Thursday, November 23The Voice of London

Should the government guarantee the Erasmus+ programme?

“Since the EU referendum, there has been a large increase in xenophobia, racism and hate crimes.”

Reporter: Daniel Khalili-Tari | Subeditor: Micaela Kolischer

The Erasmus+ exchange scheme promotes diversity, intercultural understanding and social mobility according to statistics

Erasmus alumni are half as likely as non-mobile students to be unemployed one year after graduation according to figures. Source: Wikimedia Commons

Since its launch in 1987, the Erasmus programme has supported over three million students and 470,000 staff. From its initial budget of €3.1bn (£2.8bn), students and teachers have received financial support to study, learn, teach and train abroad. In 2014, the EU initiative was enhanced and renamed Erasmus+. However, the programme may be withdrawn as part of the UK’s negotiations with the European Union, as Brexit Secretary David Davis is yet to guarantee the project.

Since its renewal almost three years ago, the scheme’s budget has been increased to €14.7bn (£13.3bn) and aims to provide opportunities for over four million Europeans by 2020, when the current programme is due to come to an end.

Considering, the current political consensus regarding the free movement of people, the probability of Britain remaining part of the programme is low. In 2014, Switzerland lost its access to the scheme after imposing immigration controls. The UK could be next.

Last monththe Labour Party issued the Conservatives 170 questions about their plans for the UK’s departure from the EU. The opposition has demanded answers to all questions, which represent each individual day until Theresa May’s deadline to begin Brexit negotiations on March 31st, 2017. Their request includes demands for answers about the Erasmus+ programme.

Other political parties such as the Liberal Democrats’ Youth have begun a petition to save the scheme gathering over 10,000 signatures. The petition is backed by their leader Tim Farron. The party argues the exchange programme enriches students’ “cultural knowledge”. Speaking to the Voice of London, Liberal Democrats’ Youth International Officer Andrew Martin, 24, said:

“The most important benefit of the Erasmus+ scheme is the cultural exchange, which promotes intercultural understanding. Since the EU Referendum there has been a large increase in xenophobia, racism and hate crimes. However, the Erasmus project encourages students to go and appreciate another country’s culture, traditions and way of living, which can tackle these issues.”

The latest government figures show a 41% rise in racist or religious abuse incidents recorded by police in England and Wales during July. The month after the UK voted to leave the EU.

Newest GDP numbers for the UK economy have temporarily shrugged off the economic worries of Britain’s decision to leave the European Union. Although, graduate careers experts Prospects have produced a report which says job sectors linked to the global economy are likely to cutback on recruitment. This includes work fields such as accountancy, banking, business consulting, energy and media related occupations.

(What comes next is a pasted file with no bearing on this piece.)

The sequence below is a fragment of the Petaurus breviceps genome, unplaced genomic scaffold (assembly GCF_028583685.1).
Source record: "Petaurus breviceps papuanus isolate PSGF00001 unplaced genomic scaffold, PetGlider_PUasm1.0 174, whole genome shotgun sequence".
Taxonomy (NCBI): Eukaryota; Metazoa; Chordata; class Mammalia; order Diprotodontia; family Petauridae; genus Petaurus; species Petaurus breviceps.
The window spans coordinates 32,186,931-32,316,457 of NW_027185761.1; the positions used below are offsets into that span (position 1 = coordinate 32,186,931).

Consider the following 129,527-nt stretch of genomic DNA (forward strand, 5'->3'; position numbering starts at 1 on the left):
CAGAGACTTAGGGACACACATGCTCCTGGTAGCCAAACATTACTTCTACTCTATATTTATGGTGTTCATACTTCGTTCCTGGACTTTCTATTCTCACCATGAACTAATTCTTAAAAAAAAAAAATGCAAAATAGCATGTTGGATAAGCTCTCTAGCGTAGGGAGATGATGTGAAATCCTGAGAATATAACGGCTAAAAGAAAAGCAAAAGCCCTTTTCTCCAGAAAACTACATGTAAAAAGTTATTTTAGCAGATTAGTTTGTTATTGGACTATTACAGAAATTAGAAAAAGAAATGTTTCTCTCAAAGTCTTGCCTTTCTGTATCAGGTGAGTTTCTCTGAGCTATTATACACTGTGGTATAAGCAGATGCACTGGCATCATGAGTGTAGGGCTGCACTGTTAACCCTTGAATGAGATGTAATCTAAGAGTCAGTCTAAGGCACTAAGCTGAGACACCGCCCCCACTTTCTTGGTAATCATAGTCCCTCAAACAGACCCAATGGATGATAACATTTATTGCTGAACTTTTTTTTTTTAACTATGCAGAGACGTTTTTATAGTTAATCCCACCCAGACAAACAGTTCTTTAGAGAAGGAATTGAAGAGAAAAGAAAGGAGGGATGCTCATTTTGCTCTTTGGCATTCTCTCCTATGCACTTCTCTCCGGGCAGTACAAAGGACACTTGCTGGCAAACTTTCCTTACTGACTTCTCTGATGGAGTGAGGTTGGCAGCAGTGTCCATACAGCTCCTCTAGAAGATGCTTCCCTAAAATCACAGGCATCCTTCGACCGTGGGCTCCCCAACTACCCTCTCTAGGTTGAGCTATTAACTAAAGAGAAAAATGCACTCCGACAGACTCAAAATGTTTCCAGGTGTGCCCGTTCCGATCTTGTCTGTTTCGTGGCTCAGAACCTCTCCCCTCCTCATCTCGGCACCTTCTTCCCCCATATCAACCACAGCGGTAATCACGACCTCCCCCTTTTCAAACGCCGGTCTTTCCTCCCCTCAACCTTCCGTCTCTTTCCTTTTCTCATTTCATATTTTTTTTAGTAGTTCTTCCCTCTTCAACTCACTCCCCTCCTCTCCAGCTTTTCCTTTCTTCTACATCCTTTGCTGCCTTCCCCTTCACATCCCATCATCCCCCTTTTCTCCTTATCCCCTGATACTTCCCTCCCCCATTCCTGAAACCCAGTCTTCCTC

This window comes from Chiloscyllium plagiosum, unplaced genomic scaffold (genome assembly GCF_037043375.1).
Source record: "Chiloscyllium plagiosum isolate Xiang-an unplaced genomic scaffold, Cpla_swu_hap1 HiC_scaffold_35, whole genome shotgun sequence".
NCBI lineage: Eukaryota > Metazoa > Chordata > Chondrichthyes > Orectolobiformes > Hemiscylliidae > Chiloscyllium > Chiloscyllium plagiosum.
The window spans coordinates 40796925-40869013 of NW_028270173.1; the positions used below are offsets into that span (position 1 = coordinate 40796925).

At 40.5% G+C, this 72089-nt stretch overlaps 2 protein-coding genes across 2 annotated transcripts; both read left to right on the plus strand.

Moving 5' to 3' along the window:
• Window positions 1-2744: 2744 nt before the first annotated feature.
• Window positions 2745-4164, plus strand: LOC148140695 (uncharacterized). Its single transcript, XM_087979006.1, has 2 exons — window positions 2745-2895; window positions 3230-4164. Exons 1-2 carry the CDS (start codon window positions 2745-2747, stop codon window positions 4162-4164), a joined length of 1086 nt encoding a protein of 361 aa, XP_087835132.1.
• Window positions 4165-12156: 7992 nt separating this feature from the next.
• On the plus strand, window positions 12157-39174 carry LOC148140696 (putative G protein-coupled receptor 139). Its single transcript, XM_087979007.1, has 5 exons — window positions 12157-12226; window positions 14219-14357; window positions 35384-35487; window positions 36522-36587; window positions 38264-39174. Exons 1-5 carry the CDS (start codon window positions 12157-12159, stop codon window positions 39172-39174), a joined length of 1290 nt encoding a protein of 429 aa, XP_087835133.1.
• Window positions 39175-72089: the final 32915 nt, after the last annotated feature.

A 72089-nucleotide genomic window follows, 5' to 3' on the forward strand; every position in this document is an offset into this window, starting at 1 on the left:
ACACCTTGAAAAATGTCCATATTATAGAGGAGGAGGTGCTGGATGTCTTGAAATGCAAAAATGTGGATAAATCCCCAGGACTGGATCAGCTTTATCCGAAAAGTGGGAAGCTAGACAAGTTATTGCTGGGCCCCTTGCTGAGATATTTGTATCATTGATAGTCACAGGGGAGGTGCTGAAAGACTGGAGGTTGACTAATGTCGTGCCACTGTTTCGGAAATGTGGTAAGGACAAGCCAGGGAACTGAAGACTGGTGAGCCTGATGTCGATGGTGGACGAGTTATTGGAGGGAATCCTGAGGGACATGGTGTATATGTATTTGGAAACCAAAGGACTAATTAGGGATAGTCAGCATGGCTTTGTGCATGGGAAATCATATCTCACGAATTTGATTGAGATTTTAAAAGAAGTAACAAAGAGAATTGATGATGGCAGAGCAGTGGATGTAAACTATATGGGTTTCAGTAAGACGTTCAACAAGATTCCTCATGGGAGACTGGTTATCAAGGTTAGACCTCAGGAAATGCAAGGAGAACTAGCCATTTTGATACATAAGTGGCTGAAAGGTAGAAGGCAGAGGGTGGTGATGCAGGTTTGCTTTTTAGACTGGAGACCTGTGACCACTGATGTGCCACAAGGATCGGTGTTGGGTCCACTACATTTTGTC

However, by maintaining the Erasmus+ programme the government can increase employability figures for UK graduates, while simultaneously ensuring higher education institutions maintain their diversity. Commenting on the potential problems for the higher education sector, Martin, said:

“It’s well known the majority of universities wanted to remain in the EU. However, students who use the Erasmus+ exchange scheme can still bring different perspectives to UK higher education because of their diverse cultural backgrounds. This can help maintain educational diversity and is an important part of learning. Unfortunately, UK universities may lose out.”

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In total 674,890 people applied to study at UK institutions for the academic year commencing in 2016. From this figure a total of 51,850 EU applicants applied, an increase of 2,920 when compared to the previous year. However, it is expected the amount of European students studying in the UK will decrease once Article 50 is triggered.

Yesterday, the High Court ruled Parliament must vote before implementing Article 50. The decision deliberated by three judges, has increased the uncertainty surrounding ongoing Brexit negotiations and the expected date on which Britain will leave the union. Theresa May has said she still intends to begin the UK’s departure in March 2017 and will appeal the decision at the Supreme Court.

The verdict may have implications for the Erasmus+ programme, as MPs have argued for the project to be maintained, including the co-leader of the Green Party Caroline Lucas and Liberal Democrats leader Tim Farron. MPs who disagree with the government’s plans for leaving the EU may vote against commencing Britain’s departure. Nevertheless, the programme needs more deserved attention and as Martin said “I don’t know of any other scheme in the world, which is as successful as Erasmus in promoting cultural exchange.”

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